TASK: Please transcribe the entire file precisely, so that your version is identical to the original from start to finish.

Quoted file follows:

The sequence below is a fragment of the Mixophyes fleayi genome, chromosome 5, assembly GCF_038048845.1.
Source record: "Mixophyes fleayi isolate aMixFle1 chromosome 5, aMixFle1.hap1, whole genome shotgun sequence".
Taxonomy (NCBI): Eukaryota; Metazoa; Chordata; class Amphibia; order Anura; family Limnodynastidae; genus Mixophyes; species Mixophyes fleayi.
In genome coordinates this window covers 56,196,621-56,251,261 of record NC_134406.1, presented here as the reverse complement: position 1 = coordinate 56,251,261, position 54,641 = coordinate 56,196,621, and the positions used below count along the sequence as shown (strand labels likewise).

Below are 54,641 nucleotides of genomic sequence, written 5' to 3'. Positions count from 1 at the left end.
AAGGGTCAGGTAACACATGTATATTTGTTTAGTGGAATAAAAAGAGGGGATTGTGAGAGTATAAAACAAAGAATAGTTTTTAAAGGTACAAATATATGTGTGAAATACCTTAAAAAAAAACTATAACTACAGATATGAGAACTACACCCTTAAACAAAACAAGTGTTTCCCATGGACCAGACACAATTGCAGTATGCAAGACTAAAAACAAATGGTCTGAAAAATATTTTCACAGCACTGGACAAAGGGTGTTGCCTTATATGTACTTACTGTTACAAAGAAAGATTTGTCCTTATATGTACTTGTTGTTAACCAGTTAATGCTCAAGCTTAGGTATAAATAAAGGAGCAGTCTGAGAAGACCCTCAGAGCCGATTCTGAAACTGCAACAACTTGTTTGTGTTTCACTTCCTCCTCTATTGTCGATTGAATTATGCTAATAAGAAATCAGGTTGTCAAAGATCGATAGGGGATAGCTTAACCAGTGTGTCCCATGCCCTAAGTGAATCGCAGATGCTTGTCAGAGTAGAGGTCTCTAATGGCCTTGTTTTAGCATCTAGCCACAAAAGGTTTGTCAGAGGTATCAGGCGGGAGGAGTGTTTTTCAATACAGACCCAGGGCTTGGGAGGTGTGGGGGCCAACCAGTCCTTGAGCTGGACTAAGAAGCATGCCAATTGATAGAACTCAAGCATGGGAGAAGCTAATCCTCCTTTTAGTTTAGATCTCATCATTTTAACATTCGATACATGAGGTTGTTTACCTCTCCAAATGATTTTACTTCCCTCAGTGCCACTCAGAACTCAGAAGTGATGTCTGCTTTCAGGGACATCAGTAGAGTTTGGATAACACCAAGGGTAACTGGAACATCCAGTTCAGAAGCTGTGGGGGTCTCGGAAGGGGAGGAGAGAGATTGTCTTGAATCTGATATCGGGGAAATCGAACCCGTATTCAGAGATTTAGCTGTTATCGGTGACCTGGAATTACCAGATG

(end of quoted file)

The sequence below is a fragment of the Mixophyes fleayi genome, chromosome 5, assembly GCF_038048845.1.
Source record: "Mixophyes fleayi isolate aMixFle1 chromosome 5, aMixFle1.hap1, whole genome shotgun sequence".
Taxonomy (NCBI): Eukaryota; Metazoa; Chordata; class Amphibia; order Anura; family Limnodynastidae; genus Mixophyes; species Mixophyes fleayi.
In genome coordinates this window covers 56,196,621-56,251,261 of record NC_134406.1, presented here as the reverse complement: position 1 = coordinate 56,251,261, position 54,641 = coordinate 56,196,621, and the positions used below count along the sequence as shown (strand labels likewise).

Below are 54,641 nucleotides of genomic sequence, written 5' to 3'. Positions count from 1 at the left end.
AAGGGTCAGGTAACACATGTATATTTGTTTAGTGGAATAAAAAGAGGGGATTGTGAGAGTATAAAACAAAGAATAGTTTTTAAAGGTACAAATATATGTGTGAAATACCTTAAAAAAAAACTATAACTACAGATATGAGAACTACACCCTTAAACAAAACAAGTGTTTCCCATGGACCAGACACAATTGCAGTATGCAAGACTAAAAACAAATGGTCTGAAAAATATTTTCACAGCACTGGACAAAGGGTGTTGCCTTATATGTACTTACTGTTACAAAGAAAGATTTGTCCTTATATGTACTTGTTGTTAACCAGTTAATGCTCAAGCTTAGGTATAAATAAAGGAGCAGTCTGAGAAGACCCTCAGAGCCGATTCTGAAACTGCAACAACTTGTTTGTGTTTCACTTCCTCCTCTATTGTCGATTGAATTATGCTAATAAGAAATCAGGTTGTCAAAGATCGATAGGGGATAGCTTAACCAGTGTGTCCCATGCCCTAAGTGAATCGCAGATGCTTGTCAGAGTAGAGGTCTCTAATGGCCTTGTTTTAGCATCTAGCCACAAAAGGTTTGTCAGAGGTATCAGGCGGGAGGAGTGTTTTTCAATACAGACCCAGGGCTTGGGAGGTGTGGGGGCCAACCAGTCCTTGAGCTGGACTAAGAAGCATGCCAATTGATAGAACTCAAGCATGGGAGAAGCTAATCCTCCTTTTAGTTTAGATCTCATCATTTTAACATTCGATACATGAGGTTGTTTACCTCTCCAAATGATTTTACTTCCCTCAGTGCCACTCAGAACTCAGAAGTGATGTCTGCTTTCAGGGACATCAGTAGAGTTTGGATAACACCAAGGGTAACTGGAACATCCAGTTCAGAAGCTGTGGGGGTCTCGGAAGGGGAGGAGAGAGATTGTCTTGAATCTGATATCGGGGAAATCGAACCCGTATTCAGAGATTTAGCTGTTATCGGTGACCTGGAATTACCAGATG